As I prepare for a new school year, a lot of preparation needs to be put into the development of ratio and proportion for the new common core standards in mathematics. I am always on the lookout for new ideas, and I stumbled across a wonderful resource of a blogger named Dan Meyers, who has the most awesome ideas to make learning meaningful and interesting. Look at his materials and I promise you will not be disappointed. Two of his projects that I am so excited about are the 101 questions project and his extensive list of lesson contributions called Three-Act-math class.
I have some wonderful resources already in place to build the conceptual understanding of ratio and proportion (more on that in another post – upcoming soon), but Dan has really inspired me. I am now constantly looking at the real world and random photographs in a new light – each and every one is an opportunity to present a problem solving experience wrapped up in real life for my students. The three act math class lessons are lesson starters in and of themselves; the 101 questions will be great for anticipatory sets and sponge activities.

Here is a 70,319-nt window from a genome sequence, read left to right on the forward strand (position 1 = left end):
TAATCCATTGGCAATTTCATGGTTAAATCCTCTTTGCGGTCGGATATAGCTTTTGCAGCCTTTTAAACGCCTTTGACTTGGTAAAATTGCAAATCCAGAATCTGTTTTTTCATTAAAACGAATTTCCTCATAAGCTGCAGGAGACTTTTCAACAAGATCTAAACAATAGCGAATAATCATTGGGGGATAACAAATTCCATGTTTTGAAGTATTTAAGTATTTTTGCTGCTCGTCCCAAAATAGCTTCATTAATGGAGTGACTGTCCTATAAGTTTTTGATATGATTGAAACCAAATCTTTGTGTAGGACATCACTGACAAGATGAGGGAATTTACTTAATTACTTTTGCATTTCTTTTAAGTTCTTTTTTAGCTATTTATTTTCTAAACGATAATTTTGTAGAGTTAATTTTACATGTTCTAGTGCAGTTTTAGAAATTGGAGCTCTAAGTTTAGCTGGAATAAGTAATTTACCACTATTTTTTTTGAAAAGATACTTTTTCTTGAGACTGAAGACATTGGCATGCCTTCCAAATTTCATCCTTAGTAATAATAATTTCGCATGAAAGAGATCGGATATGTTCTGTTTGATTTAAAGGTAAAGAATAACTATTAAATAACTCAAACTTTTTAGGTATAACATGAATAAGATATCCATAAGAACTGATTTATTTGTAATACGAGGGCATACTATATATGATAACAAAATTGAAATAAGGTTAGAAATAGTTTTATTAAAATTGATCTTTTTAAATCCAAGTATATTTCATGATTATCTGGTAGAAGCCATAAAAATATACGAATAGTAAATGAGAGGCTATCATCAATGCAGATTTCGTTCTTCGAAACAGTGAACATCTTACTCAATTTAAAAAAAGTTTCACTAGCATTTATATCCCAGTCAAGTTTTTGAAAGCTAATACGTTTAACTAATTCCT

While stumbling upon Dan’s ideas, I happened upon a link on the NPR website about an odd hobbyist who makes photographs of tiny people on interesting objects. I love these pictures, like the one I am showing in this post. One is more clever than the next! The students will come up with math related questions concerning the pictures, and these easily lend themselves to the topic of ratio, proportion and obviously scale. My question to them, if they do not develop it themselves, will be to determine the scale of the people in comparison to a real life ipod nano.